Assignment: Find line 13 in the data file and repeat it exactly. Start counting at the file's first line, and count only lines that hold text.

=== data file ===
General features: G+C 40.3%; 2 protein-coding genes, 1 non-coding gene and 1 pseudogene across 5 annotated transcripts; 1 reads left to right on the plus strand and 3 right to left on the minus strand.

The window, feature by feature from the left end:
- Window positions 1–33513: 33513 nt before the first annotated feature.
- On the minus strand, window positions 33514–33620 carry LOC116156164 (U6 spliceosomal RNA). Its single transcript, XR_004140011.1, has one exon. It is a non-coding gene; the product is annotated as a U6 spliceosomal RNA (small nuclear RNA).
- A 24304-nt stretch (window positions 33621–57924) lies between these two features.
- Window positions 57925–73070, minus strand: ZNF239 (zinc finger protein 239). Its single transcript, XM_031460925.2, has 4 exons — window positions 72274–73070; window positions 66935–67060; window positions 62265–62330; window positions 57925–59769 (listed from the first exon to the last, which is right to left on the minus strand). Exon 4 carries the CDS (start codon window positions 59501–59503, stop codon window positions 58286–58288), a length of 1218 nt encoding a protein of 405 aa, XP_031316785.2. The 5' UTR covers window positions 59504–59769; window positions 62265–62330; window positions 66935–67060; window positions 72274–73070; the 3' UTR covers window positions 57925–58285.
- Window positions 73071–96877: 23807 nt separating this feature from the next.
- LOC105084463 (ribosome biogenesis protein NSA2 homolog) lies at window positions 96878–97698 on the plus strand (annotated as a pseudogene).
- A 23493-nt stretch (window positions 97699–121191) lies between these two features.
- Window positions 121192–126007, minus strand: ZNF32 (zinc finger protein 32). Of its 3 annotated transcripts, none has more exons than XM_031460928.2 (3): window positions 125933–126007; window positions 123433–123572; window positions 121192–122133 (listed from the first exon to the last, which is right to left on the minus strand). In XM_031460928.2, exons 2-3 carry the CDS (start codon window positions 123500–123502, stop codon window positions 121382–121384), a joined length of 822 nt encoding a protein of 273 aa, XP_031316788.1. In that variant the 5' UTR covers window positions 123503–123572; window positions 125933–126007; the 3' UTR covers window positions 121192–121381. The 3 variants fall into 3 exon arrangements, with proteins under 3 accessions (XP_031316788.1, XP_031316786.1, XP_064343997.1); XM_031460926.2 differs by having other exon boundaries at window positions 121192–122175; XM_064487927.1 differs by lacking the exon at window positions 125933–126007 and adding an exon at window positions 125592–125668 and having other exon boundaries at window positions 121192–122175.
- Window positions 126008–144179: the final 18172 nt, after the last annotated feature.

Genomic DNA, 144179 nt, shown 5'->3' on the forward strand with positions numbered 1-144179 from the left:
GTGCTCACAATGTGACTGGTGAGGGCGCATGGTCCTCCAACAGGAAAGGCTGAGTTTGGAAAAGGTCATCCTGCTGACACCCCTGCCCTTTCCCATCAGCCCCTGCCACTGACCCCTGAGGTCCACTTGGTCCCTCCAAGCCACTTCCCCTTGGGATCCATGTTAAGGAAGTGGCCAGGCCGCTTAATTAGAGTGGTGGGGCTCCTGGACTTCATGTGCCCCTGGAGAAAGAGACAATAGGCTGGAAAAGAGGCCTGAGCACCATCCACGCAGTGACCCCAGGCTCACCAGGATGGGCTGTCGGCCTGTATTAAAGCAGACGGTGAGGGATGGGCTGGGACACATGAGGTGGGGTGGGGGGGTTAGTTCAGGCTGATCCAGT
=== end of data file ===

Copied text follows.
GTGCTCACAATGTGACTGGTGAGGGCGCATGGTCCTCCAACAGGAAAGGCTGAGTTTGGAAAAGGTCATCCTGCTGACACCCCTGCCCTTTCCCATCAGCCCCTGCCACTGACCCCTGAGGTCCACTTGGTCCCTCCAAGCCACTTCCCCTTGGGATCCATGTTAAGGAAGTGGCCAGGCCGCTTAATTAGAGTGGTGGGGCTCCTGGACTTCATGTGCCCCTGGAGAAAGAGACAATAGGCTGGAAAAGAGGCCTGAGCACCATCCACGCAGTGACCCCAGGCTCACCAGGATGGGCTGTCGGCCTGTATTAAAGCAGACGGTGAGGGATGGGCTGGGACACATGAGGTGGGGTGGGGGGGTTAGTTCAGGCTGATCCAGT